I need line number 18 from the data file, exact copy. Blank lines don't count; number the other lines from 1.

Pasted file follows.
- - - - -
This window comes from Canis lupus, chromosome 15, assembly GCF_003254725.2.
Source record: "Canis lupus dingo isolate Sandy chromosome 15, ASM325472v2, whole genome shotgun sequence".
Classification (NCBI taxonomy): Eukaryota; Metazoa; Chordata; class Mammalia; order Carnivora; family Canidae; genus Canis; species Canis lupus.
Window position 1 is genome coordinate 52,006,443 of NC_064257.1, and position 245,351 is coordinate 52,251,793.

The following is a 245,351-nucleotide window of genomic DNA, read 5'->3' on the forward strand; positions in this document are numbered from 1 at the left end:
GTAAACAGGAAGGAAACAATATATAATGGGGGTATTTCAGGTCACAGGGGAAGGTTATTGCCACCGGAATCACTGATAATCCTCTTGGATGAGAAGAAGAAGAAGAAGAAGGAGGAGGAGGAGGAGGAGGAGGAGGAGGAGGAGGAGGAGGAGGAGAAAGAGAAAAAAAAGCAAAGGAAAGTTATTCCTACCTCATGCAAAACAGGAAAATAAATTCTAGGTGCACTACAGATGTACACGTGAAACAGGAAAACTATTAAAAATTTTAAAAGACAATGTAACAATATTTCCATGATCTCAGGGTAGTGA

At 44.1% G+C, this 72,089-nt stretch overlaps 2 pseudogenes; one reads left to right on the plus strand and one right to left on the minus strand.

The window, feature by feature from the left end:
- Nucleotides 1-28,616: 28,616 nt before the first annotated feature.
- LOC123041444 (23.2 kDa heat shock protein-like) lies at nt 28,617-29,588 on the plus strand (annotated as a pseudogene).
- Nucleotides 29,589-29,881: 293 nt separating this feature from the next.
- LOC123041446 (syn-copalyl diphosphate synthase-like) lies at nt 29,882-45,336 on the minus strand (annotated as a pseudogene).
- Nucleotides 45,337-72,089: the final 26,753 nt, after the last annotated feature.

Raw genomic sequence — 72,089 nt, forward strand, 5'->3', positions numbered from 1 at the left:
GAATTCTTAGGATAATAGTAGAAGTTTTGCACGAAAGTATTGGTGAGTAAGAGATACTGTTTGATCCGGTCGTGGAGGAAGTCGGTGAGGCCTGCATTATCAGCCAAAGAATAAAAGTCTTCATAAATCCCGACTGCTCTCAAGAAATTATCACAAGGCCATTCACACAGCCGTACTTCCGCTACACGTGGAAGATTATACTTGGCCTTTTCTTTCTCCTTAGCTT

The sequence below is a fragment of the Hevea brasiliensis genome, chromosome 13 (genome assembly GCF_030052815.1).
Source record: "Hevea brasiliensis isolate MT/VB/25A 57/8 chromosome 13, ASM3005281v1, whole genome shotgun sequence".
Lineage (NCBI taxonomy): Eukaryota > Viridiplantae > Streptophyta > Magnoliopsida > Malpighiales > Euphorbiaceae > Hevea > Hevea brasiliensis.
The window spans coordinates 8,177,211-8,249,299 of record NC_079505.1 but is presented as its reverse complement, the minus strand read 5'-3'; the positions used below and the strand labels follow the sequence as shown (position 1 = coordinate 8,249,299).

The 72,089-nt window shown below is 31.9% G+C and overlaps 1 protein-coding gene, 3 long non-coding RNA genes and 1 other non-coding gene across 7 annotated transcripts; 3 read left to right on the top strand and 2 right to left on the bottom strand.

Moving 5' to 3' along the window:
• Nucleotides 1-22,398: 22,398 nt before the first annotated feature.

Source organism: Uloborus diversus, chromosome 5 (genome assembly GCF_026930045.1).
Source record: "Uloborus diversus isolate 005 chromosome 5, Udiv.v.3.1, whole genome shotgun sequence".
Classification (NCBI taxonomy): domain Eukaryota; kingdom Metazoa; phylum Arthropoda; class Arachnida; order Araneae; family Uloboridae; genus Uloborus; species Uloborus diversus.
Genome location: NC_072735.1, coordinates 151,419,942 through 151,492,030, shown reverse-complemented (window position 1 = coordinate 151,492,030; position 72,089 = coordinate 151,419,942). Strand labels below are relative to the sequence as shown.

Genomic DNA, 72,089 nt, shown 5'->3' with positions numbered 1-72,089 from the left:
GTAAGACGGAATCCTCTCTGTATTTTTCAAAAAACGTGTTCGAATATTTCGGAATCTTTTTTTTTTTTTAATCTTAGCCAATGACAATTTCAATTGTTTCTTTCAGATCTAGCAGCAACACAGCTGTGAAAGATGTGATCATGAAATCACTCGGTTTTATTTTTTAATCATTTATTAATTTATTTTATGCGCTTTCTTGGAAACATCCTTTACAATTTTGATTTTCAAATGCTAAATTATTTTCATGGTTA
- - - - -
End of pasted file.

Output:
Lineage (NCBI taxonomy): Eukaryota > Viridiplantae > Streptophyta > Magnoliopsida > Malpighiales > Euphorbiaceae > Hevea > Hevea brasiliensis.